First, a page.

"On the beach, near the Indian huts, we observed two canoes of a different shape and size from any which we had hitherto seen. One of these we got by giving our smallest canoe a hatchet, and a few trinkets to the owner, who said he had obtained it from a white man below the falls in exchange for a horse. These canoes were very beautifully made: wide in the middle, and tapering towards each end, with curious figures carved on the bow. They were thin, but, being strengthened by crossbars about an inch in diameter, tied with strong pieces of bark through holes in the sides, were able to bear very heavy burdens, and seemed calculated to live in the roughest water."
At this point the officers of the expedition observed signs of uneasiness in the two friendly Indian chiefs who had thus far accompanied them. They also heard rumors that the warlike Indians below them were meditating an attack as the party went down. The journal says:--
"Being at all times ready for any attempt of that sort, we were not under greater apprehensions than usual at this intelligence. We therefore only re-examined our arms, and increased the ammunition to one hundred rounds. Our chiefs, who had not the same motives of confidence, were by no means so much at their ease, and when at night they saw the Indians leave us earlier than usual, their suspicions of an intended attack were confirmed, and they were very much alarmed.
"The Indians approached us with apparent caution, and behaved with more than usual reserve. Our two chiefs, by whom these circumstances were not observed, now told us that they wished to return home; that they could be no longer of any service to us; that they could not understand the language of the people below the falls; that those people formed a different nation from their own; that the two people had been at war with each other; and that as the Indians had expressed a resolution to attack us, they would certainly kill them. We endeavored to quiet their fears, and requested them to stay two nights longer, in which time we would see the Indians below, and make a peace between the two nations. They replied that they were anxious to return and see their horses. We however insisted on their remaining with us, not only in hopes of bringing about an accommodation between them and their enemies, but because they might be able to detect any hostile designs against us, and also assist us in passing the next falls, which are not far off, and represented as very difficult. They at length agreed to stay with us two nights longer."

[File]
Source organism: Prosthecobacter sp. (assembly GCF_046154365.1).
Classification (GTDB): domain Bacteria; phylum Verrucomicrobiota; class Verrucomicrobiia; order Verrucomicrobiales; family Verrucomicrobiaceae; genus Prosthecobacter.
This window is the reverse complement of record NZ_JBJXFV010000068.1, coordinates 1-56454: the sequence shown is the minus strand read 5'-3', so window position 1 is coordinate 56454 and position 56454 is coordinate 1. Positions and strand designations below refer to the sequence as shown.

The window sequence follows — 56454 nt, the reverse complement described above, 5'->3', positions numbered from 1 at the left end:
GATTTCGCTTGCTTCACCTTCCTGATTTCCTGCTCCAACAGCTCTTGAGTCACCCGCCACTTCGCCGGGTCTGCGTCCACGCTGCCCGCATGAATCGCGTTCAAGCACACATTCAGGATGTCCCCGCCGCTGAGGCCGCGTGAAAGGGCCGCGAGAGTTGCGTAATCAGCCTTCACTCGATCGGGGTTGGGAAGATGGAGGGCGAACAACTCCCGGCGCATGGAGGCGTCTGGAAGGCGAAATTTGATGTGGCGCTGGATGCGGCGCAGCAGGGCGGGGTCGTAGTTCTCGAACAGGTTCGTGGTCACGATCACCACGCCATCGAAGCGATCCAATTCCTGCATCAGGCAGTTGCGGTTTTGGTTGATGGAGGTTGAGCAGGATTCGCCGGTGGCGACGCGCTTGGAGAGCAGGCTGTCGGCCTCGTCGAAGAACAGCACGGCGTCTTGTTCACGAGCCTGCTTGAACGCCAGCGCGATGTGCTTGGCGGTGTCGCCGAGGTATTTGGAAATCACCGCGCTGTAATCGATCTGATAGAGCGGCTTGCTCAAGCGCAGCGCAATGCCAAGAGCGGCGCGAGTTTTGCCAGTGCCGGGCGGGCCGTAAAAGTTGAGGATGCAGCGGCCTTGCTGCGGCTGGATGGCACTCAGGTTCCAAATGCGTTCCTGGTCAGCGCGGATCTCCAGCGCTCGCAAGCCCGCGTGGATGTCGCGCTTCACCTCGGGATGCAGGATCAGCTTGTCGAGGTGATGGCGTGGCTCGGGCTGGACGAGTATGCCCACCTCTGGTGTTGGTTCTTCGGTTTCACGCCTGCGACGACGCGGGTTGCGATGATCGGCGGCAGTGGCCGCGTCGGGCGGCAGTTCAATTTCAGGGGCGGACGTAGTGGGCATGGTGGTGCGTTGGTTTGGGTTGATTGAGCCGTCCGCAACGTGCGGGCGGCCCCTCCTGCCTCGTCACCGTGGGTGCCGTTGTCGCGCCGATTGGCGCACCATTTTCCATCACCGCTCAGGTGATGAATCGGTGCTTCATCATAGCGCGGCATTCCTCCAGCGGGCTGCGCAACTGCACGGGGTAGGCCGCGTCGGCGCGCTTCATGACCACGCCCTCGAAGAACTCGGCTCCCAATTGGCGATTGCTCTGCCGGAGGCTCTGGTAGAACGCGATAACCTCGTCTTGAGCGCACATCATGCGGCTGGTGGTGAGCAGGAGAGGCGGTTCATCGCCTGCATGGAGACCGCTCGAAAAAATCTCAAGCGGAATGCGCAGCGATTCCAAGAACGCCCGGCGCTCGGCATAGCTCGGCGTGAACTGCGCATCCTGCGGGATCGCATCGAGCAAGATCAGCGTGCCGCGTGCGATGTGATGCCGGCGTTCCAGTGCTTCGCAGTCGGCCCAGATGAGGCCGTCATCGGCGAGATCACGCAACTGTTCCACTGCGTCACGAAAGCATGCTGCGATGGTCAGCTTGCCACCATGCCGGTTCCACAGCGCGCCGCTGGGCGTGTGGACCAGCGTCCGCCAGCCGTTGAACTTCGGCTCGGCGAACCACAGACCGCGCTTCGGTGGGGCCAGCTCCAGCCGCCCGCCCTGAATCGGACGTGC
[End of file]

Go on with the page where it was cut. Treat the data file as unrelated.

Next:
The explorers now arrived at the next fall of the Columbia. Here was a quiet basin, on the margin of which were three Indian huts. The journal tells the rest of the story:--